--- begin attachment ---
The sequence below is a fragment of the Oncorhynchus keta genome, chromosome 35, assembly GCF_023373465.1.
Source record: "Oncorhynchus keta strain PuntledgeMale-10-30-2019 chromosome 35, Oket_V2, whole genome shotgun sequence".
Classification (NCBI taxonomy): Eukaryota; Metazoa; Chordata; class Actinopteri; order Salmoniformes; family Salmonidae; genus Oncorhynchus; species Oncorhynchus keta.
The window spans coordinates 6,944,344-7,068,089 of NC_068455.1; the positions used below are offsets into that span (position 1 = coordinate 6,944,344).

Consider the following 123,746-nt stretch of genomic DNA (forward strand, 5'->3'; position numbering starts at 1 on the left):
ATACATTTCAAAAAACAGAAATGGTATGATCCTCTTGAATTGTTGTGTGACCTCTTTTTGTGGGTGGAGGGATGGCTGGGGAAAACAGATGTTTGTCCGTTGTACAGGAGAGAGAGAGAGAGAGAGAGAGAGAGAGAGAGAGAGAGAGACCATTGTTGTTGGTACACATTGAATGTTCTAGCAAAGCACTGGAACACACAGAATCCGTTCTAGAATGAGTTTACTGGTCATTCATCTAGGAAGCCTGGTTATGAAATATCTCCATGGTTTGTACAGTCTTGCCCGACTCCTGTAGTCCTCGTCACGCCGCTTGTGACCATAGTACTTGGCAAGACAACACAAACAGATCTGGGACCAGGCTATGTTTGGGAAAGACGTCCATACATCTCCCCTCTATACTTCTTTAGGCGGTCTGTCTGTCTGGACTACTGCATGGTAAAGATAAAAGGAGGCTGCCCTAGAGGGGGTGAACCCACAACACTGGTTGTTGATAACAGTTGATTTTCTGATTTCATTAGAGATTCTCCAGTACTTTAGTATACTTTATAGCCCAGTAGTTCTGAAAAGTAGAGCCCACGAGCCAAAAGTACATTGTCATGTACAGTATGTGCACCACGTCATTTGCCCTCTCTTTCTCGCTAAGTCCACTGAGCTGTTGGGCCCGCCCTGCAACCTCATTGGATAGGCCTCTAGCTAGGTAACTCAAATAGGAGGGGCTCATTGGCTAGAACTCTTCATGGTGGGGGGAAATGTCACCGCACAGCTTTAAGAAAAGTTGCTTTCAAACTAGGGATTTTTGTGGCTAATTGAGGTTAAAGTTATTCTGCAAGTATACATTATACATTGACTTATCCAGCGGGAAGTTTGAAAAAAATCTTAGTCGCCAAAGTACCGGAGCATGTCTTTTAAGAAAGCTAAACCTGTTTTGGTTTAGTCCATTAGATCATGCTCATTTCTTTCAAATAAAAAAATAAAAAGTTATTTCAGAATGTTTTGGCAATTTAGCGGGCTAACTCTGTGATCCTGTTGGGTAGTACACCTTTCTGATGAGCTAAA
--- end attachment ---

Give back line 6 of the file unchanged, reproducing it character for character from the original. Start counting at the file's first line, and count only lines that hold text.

ATACATTTCAAAAAACAGAAATGGTATGATCCTCTTGAATTGTTGTGTGACCTCTTTTTGTGGGTGGAGGGATGGCTGGGGAAAACAGATGTTTGTCCGTTGTACAGGAGAGAGAGAGAGAGAGAGAGAGAGAGAGAGAGAGAGAGAGACCATTGTTGTTGGTACACATTGAATGTTCTAGCAAAGCACTGGAACACACAGAATCCGTTCTAGAATGAGTTTACTGGTCATTCATCTAGGAAGCCTGGTTATGAAATATCTCCATGGTTTGTACAGTCTTGCCCGACTCCTGTAGTCCTCGTCACGCCGCTTGTGACCATAGTACTTGGCAAGACAACACAAACAGATCTGGGACCAGGCTATGTTTGGGAAAGACGTCCATACATCTCCCCTCTATACTTCTTTAGGCGGTCTGTCTGTCTGGACTACTGCATGGTAAAGATAAAAGGAGGCTGCCCTAGAGGGGGTGAACCCACAACACTGGTTGTTGATAACAGTTGATTTTCTGATTTCATTAGAGATTCTCCAGTACTTTAGTATACTTTATAGCCCAGTAGTTCTGAAAAGTAGAGCCCACGAGCCAAAAGTACATTGTCATGTACAGTATGTGCACCACGTCATTTGCCCTCTCTTTCTCGCTAAGTCCACTGAGCTGTTGGGCCCGCCCTGCAACCTCATTGGATAGGCCTCTAGCTAGGTAACTCAAATAGGAGGGGCTCATTGGCTAGAACTCTTCATGGTGGGGGGAAATGTCACCGCACAGCTTTAAGAAAAGTTGCTTTCAAACTAGGGATTTTTGTGGCTAATTGAGGTTAAAGTTATTCTGCAAGTATACATTATACATTGACTTATCCAGCGGGAAGTTTGAAAAAAATCTTAGTCGCCAAAGTACCGGAGCATGTCTTTTAAGAAAGCTAAACCTGTTTTGGTTTAGTCCATTAGATCATGCTCATTTCTTTCAAATAAAAAAATAAAAAGTTATTTCAGAATGTTTTGGCAATTTAGCGGGCTAACTCTGTGATCCTGTTGGGTAGTACACCTTTCTGATGAGCTAAA